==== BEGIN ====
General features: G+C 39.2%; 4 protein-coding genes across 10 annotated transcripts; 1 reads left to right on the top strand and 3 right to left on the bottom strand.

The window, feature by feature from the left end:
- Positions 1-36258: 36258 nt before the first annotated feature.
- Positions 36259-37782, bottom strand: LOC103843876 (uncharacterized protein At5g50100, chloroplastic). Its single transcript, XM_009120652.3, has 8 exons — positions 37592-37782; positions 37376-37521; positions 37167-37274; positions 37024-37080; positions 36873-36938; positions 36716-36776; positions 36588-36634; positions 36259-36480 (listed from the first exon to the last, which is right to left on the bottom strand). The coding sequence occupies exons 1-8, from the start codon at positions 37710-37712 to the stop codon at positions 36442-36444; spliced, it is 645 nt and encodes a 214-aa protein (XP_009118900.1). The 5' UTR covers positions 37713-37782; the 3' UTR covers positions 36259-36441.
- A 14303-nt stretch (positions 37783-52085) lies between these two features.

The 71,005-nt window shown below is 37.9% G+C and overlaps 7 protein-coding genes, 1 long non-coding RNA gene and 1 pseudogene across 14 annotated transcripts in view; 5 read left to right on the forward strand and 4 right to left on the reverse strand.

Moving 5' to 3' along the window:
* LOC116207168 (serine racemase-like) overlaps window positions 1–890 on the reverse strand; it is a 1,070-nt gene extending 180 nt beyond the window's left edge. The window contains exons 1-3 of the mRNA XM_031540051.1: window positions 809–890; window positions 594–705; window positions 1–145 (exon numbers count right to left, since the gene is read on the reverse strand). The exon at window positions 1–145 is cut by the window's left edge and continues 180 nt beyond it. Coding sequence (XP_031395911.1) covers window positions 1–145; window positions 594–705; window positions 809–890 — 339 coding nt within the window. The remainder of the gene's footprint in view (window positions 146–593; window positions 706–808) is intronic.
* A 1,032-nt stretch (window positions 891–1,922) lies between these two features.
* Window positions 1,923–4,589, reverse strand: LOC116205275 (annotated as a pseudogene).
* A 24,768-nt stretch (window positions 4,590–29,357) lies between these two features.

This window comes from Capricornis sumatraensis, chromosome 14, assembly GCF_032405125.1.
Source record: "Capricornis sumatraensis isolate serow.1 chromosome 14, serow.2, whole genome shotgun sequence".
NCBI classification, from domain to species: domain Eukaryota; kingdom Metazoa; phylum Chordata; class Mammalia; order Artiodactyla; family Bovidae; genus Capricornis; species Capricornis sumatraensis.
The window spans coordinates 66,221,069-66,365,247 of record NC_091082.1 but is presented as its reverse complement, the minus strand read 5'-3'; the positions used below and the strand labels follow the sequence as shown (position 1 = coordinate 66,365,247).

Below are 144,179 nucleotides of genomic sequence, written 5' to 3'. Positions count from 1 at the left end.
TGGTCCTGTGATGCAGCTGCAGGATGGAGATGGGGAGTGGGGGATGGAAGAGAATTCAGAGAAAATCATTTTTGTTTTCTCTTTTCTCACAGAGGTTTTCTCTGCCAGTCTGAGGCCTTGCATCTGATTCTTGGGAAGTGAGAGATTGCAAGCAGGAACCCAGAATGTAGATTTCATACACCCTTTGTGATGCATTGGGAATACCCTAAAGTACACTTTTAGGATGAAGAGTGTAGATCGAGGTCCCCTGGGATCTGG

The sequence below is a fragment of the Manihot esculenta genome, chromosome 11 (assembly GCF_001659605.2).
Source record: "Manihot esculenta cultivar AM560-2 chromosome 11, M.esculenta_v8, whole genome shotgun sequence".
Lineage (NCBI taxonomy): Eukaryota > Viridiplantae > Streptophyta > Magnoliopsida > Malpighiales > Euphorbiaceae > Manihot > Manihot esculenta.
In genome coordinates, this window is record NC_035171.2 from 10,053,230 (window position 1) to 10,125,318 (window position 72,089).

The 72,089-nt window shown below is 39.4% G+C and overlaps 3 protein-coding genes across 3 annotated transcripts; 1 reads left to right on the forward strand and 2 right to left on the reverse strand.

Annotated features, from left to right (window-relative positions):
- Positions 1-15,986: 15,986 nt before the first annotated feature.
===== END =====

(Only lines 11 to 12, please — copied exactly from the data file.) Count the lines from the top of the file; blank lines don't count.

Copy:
* A 24,768-nt stretch (window positions 4,590–29,357) lies between these two features.

This window comes from Capricornis sumatraensis, chromosome 14, assembly GCF_032405125.1.